Always on the move: ADHD in men

By Dr Rykie Liebenberg, Psychiatrist

ADHD is one of the most common neurodevelopmental disorders, with as much as 75% of adults with ADHD never being diagnosed. According to psychiatrist Dr Rykie Liebenberg, around 90% of men with undiagnosed ADHD may present with symptoms of aggression or behavioural disturbance – which makes diagnosis of ADHD in men vitally important.

“ADHD in men typically presents with inattention, impulsivity and hyperactivity, so it’s more easily picked up in men than in women, who tend to withdraw,” explains Liebenberg. In Liebenberg’s experience, symptoms of untreated ADHD are felt most profoundly by family members or partners.

Relationship drain
“Men with ADHD are prone to emotional outbursts, because they struggle to control their emotions,” says Liebenberg. “They’re impulsive both at work and at home, often walking out of jobs and relationships when they get bored or disinterested. This puts a huge strain on relationships, which is why rates of divorce are so much higher in partners where one individual has ADHD.”

Liebenberg describes the effects of untreated ADHD in men as existing on a spectrum from forgetting to buy bread and milk, to forgetting to pick up the kids. The same goes for addictive behaviour – it ranges from smoking, to pornography and gambling addictions, as well as substance abuse.

Can’t sit still
In dealing with men with ADHD (if they fall into the hyperactive subgroup) Liebenberg finds they often present as either the workaholic and/or extreme sportsman. These habits are adopted, Liebenberg suspects, as coping mechanisms to manage their own symptoms.

“The workaholic-ADHD man hardly ever takes a break or goes on holiday and when he does, he’s out on a 4×4 track or running, paddling and cycling. He struggles to sit still or take time off, which makes it tough for the people around him to relax and unwind – particularly a partner.”

At work, he’s up and out of his seat, describes Liebenberg, interrupting others and distracted by everything around him. Working as a paramedic, sales rep or IT developer usually suits men with ADHD, as they’re constantly on the move, talking to different people, and with varied stimuli, she says. Liebenberg finds they often become entrepreneurs, as they aren’t restricted by a schedule and can work their own hours.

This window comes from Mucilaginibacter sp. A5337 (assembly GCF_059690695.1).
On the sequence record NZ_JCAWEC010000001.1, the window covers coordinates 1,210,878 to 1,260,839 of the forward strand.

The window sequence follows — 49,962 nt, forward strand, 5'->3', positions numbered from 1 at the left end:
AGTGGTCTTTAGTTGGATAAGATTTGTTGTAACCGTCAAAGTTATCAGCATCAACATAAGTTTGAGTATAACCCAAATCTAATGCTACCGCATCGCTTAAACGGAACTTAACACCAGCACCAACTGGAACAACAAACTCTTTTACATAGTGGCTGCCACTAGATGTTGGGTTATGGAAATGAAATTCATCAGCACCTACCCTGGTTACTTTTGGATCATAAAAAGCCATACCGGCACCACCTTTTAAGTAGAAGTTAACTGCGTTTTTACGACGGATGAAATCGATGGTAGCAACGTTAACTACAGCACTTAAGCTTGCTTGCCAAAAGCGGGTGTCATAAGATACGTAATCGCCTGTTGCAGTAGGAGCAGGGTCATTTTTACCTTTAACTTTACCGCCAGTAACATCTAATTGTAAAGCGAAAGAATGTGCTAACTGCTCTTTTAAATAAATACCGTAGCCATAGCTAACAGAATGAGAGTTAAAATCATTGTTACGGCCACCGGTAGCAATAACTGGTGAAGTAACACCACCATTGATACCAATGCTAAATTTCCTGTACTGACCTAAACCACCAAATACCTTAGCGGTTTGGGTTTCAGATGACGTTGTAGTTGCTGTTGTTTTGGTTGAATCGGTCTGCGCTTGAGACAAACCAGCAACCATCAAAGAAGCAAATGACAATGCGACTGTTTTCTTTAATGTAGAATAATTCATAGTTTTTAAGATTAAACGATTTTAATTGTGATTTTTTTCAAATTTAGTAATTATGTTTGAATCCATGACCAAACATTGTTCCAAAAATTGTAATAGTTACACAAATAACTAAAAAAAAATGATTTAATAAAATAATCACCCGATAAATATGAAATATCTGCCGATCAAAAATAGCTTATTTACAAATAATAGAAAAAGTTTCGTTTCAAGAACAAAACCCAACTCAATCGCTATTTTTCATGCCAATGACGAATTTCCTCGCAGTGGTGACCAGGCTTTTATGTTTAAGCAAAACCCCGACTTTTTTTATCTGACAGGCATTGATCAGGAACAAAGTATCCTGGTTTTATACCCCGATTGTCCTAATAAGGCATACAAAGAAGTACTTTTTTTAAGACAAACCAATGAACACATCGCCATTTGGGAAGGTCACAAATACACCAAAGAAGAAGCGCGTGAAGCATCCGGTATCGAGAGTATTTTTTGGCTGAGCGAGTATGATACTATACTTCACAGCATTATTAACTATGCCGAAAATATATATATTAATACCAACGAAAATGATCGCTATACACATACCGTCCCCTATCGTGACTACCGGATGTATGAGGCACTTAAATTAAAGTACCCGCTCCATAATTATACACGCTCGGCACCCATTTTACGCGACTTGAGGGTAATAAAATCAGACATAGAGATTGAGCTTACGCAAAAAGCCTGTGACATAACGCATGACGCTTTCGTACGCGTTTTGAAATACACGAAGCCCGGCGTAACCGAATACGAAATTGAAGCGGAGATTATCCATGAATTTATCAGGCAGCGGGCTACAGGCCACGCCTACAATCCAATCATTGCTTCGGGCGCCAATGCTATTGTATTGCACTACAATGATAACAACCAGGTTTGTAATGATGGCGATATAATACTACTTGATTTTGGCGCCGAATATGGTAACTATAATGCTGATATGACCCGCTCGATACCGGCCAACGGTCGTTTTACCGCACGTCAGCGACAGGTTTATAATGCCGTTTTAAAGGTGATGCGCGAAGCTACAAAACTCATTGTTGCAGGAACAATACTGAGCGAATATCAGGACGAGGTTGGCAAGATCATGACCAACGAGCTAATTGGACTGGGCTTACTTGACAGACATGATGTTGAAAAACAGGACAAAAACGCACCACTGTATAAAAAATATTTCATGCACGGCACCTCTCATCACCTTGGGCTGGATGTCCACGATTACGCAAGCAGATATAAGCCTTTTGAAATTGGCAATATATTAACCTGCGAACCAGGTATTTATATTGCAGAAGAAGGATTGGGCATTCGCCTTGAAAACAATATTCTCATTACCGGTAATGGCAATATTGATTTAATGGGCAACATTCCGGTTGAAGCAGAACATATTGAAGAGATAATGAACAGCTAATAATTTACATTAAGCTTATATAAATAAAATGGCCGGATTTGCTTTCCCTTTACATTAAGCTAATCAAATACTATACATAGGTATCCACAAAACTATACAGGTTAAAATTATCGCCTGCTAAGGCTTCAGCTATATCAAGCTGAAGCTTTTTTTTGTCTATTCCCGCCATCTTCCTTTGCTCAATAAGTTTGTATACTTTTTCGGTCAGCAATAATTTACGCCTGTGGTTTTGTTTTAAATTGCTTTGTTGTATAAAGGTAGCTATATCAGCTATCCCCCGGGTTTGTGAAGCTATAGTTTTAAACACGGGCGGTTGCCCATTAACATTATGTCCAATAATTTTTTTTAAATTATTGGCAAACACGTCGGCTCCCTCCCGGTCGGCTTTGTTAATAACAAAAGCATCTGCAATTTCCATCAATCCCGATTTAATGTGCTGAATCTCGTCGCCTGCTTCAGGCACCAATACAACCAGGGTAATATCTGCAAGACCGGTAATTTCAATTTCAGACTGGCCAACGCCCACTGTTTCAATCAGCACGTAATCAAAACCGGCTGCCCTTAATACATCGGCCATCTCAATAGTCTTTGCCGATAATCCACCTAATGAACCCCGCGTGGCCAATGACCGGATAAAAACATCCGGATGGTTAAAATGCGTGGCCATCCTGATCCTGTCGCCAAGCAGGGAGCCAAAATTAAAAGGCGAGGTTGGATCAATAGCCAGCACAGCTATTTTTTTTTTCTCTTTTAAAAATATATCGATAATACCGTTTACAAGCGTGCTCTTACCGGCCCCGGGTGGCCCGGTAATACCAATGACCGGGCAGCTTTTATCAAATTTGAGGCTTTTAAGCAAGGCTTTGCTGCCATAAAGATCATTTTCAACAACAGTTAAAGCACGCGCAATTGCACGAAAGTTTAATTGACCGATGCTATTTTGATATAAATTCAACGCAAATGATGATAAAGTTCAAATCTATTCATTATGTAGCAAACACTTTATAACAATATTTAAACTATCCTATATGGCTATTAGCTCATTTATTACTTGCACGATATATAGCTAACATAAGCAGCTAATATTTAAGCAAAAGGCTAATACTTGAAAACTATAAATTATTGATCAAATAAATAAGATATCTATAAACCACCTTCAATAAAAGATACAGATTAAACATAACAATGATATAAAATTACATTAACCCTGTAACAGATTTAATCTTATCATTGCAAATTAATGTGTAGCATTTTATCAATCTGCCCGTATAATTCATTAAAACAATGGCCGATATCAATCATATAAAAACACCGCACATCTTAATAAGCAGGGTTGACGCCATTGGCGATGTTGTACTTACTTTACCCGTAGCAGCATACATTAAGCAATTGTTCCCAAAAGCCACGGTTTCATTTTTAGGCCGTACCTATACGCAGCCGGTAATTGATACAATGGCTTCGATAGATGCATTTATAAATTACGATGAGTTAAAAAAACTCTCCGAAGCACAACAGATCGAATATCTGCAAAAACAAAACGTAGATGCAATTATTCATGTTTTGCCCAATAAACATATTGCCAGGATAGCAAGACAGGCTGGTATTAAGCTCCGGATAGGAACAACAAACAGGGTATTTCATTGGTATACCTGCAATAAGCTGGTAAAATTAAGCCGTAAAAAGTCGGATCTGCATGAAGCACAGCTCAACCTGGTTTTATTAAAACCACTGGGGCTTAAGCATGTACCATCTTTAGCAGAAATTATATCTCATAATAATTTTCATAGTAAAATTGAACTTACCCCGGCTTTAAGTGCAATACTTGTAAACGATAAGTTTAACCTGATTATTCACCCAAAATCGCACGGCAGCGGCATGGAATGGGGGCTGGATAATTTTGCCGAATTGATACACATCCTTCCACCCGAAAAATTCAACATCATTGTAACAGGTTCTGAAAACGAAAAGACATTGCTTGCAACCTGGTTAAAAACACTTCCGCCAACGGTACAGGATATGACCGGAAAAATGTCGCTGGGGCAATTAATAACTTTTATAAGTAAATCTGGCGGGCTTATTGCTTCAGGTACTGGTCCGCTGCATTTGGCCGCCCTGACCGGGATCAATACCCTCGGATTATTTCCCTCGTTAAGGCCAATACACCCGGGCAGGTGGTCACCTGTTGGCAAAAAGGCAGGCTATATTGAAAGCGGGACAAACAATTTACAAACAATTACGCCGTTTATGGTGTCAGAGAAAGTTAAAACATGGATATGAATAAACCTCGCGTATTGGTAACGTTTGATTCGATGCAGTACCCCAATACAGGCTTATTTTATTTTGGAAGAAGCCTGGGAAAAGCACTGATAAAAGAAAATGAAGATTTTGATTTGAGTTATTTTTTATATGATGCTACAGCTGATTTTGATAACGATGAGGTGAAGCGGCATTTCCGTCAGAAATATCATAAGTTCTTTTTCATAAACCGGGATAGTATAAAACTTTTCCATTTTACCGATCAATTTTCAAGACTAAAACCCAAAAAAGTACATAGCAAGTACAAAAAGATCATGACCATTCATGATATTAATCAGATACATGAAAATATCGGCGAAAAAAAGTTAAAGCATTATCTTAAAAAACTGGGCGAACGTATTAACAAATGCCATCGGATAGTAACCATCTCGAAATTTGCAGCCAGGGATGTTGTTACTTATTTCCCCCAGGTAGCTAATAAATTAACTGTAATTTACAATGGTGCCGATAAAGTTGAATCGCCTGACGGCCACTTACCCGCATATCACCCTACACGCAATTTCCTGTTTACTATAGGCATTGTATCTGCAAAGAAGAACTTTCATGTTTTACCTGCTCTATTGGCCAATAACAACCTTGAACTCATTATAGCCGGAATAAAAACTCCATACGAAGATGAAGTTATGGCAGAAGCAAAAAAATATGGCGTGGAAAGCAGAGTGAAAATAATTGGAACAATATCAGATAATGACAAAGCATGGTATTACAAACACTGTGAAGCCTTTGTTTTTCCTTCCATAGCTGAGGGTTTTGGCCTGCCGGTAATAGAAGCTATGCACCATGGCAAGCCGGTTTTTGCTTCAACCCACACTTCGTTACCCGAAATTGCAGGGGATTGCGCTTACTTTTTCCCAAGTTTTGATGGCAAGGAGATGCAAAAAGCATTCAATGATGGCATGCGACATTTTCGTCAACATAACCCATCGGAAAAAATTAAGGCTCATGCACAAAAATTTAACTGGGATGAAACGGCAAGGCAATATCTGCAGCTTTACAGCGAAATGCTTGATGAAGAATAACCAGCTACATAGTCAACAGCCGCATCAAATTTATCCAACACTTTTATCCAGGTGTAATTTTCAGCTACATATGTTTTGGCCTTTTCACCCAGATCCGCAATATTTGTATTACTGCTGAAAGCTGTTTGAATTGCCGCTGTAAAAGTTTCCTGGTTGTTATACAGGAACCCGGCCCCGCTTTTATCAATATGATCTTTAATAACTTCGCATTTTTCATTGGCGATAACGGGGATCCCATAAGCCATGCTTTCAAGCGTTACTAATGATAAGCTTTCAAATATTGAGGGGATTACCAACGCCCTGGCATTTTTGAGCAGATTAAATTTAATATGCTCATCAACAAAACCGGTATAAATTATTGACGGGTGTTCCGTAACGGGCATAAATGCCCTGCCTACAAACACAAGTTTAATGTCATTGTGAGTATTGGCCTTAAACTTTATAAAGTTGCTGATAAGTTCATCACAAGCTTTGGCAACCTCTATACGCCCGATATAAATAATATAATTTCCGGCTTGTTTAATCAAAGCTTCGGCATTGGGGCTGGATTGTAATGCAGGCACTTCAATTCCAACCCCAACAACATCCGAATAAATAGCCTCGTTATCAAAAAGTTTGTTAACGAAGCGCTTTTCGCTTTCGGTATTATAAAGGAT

Missed meds
Despite the common perception that men don’t want the stigma of diagnosis and therefore resist treatment, men with ADHD these days aren’t too put-out by the diagnosis.

“Admitting you can’t focus or sit still is much easier than admitting you have a deep-seated emotional issue, so I find men quite easily talk about their symptoms and accept the diagnosis and treatment,” describes Liebenberg. “The problem usually comes in when they have to stick to a routine in taking their medication – they frequently forget and take their meds at the wrong time.”

Treating with support
As with treating anyone with ADHD – men or women – understanding and patience is key, says Liebenberg. “It’s never easy adjusting to a new lifestyle and treatment plan, but the benefits are huge,” says Liebenberg. “With a little care and sensitivity, men with ADHD can manage their symptoms and enjoy a much more stable and organised life.”